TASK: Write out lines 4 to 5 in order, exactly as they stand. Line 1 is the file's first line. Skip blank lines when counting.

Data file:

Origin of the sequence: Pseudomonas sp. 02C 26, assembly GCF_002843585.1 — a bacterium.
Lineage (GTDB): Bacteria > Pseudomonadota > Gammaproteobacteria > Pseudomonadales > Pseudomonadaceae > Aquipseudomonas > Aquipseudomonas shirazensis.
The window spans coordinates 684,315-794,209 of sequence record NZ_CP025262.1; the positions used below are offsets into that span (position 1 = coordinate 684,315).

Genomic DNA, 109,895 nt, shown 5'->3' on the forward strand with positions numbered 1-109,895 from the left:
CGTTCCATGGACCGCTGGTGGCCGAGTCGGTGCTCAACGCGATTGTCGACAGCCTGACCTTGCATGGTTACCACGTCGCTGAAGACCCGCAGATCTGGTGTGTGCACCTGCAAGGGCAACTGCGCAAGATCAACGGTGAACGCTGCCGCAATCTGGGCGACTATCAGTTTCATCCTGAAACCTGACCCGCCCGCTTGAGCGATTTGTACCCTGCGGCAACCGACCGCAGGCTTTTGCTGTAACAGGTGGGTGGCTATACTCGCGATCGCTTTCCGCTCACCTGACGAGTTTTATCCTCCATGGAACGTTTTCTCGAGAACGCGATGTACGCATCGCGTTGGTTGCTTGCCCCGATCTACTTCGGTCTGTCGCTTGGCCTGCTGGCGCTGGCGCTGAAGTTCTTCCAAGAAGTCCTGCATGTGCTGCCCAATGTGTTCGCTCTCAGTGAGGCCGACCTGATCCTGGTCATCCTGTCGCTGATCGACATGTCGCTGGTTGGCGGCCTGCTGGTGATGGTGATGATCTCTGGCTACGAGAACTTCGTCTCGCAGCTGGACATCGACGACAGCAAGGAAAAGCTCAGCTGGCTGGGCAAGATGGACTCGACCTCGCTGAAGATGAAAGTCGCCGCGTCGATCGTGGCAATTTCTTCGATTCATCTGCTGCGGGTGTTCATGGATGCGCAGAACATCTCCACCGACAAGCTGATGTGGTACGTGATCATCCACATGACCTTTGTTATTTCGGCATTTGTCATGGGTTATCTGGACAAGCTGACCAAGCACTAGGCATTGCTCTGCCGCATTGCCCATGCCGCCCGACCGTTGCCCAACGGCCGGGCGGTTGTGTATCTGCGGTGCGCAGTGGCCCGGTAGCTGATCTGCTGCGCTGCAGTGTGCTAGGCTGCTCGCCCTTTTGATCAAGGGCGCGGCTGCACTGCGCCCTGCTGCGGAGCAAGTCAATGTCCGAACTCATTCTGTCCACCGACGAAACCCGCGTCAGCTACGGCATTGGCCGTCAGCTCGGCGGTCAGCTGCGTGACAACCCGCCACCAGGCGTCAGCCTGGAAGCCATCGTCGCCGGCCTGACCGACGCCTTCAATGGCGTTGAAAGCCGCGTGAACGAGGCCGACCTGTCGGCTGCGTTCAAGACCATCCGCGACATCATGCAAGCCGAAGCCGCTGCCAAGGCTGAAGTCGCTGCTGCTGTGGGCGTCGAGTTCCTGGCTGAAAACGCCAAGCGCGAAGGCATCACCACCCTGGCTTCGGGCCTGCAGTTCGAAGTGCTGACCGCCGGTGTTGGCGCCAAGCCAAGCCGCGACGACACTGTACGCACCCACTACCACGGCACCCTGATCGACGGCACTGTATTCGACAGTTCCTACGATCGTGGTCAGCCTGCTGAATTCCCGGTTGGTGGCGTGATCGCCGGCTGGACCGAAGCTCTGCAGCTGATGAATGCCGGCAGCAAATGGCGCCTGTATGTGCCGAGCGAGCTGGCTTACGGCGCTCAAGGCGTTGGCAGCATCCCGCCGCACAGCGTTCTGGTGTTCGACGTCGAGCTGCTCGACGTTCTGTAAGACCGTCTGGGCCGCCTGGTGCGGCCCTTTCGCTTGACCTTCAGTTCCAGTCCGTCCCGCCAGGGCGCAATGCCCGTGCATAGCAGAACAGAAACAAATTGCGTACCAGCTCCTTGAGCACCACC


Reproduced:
Genomic DNA, 109,895 nt, shown 5'->3' on the forward strand with positions numbered 1-109,895 from the left:
CGTTCCATGGACCGCTGGTGGCCGAGTCGGTGCTCAACGCGATTGTCGACAGCCTGACCTTGCATGGTTACCACGTCGCTGAAGACCCGCAGATCTGGTGTGTGCACCTGCAAGGGCAACTGCGCAAGATCAACGGTGAACGCTGCCGCAATCTGGGCGACTATCAGTTTCATCCTGAAACCTGACCCGCCCGCTTGAGCGATTTGTACCCTGCGGCAACCGACCGCAGGCTTTTGCTGTAACAGGTGGGTGGCTATACTCGCGATCGCTTTCCGCTCACCTGACGAGTTTTATCCTCCATGGAACGTTTTCTCGAGAACGCGATGTACGCATCGCGTTGGTTGCTTGCCCCGATCTACTTCGGTCTGTCGCTTGGCCTGCTGGCGCTGGCGCTGAAGTTCTTCCAAGAAGTCCTGCATGTGCTGCCCAATGTGTTCGCTCTCAGTGAGGCCGACCTGATCCTGGTCATCCTGTCGCTGATCGACATGTCGCTGGTTGGCGGCCTGCTGGTGATGGTGATGATCTCTGGCTACGAGAACTTCGTCTCGCAGCTGGACATCGACGACAGCAAGGAAAAGCTCAGCTGGCTGGGCAAGATGGACTCGACCTCGCTGAAGATGAAAGTCGCCGCGTCGATCGTGGCAATTTCTTCGATTCATCTGCTGCGGGTGTTCATGGATGCGCAGAACATCTCCACCGACAAGCTGATGTGGTACGTGATCATCCACATGACCTTTGTTATTTCGGCATTTGTCATGGGTTATCTGGACAAGCTGACCAAGCACTAGGCATTGCTCTGCCGCATTGCCCATGCCGCCCGACCGTTGCCCAACGGCCGGGCGGTTGTGTATCTGCGGTGCGCAGTGGCCCGGTAGCTGATCTGCTGCGCTGCAGTGTGCTAGGCTGCTCGCCCTTTTGATCAAGGGCGCGGCTGCACTGCGCCCTGCTGCGGAGCAAGTCAATGTCCGAACTCATTCTGTCCACCGACGAAACCCGCGTCAGCTACGGCATTGGCCGTCAGCTCGGCGGTCAGCTGCGTGACAACCCGCCACCAGGCGTCAGCCTGGAAGCCATCGTCGCCGGCCTGACCGACGCCTTCAATGGCGTTGAAAGCCGCGTGAACGAGGCCGACCTGTCGGCTGCGTTCAAGACCATCCGCGACATCATGCAAGCCGAAGCCGCTGCCAAGGCTGAAGTCGCTGCTGCTGTGGGCGTCGAGTTCCTGGCTGAAAACGCCAAGCGCGAAGGCATCACCACCCTGGCTTCGGGCCTGCAGTTCGAAGTGCTGACCGCCGGTGTTGGCGCCAAGCCAAGCCGCGACGACACTGTACGCACCCACTACCACGGCACCCTGATCGACGGCACTGTATTCGACAGTTCCTACGATCGTGGTCAGCCTGCTGAATTCCCGGTTGGTGGCGTGATCGCCGGCTGGACCGAAGCTCTGCAGCTGATGAATGCCGGCAGCAAATGGCGCCTGTATGTGCCGAGCGAGCTGGCTTACGGCGCTCAAGGCGTTGGCAGCATCCCGCCGCACAGCGTTCTGGTGTTCGACGTCGAGCTGCTCGACGTTCTGTAAGACCGTCTGGGCCGCCTGGTGCGGCCCTTTCGCTTGACCTTCAGTTCCAGTCCGTCCCGCCAGGGCGCAATGCCCGTGCATAGCAGAACAGAAACAAATTGCGTACCAGCTCCTTGAGCACCACC